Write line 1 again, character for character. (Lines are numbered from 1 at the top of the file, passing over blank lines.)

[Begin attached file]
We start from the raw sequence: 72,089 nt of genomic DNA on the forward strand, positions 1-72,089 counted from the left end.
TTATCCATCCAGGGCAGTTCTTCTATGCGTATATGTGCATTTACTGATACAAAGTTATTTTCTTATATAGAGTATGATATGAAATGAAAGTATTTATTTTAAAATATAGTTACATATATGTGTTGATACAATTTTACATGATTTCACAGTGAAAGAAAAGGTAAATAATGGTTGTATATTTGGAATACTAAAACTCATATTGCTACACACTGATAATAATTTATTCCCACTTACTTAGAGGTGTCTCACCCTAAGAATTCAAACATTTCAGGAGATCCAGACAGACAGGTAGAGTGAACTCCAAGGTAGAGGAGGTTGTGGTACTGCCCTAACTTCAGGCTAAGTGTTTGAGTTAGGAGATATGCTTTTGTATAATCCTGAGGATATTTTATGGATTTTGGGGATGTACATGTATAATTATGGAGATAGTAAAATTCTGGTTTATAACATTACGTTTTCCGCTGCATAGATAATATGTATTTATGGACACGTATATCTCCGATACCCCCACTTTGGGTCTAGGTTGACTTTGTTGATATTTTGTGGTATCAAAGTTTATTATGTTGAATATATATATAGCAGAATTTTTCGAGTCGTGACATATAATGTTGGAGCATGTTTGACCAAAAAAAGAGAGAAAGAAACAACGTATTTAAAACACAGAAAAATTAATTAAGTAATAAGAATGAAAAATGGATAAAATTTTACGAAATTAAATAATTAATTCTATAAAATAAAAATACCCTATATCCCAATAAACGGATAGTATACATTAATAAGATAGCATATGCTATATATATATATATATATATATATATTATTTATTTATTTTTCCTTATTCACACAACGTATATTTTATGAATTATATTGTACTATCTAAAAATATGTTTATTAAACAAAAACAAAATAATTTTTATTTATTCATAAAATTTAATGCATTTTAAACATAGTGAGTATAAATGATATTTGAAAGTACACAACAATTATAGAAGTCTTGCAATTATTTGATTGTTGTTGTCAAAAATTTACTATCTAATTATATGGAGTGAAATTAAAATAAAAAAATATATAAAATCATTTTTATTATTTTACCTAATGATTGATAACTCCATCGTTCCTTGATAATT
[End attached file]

We start from the raw sequence: 72,089 nt of genomic DNA on the forward strand, positions 1-72,089 counted from the left end.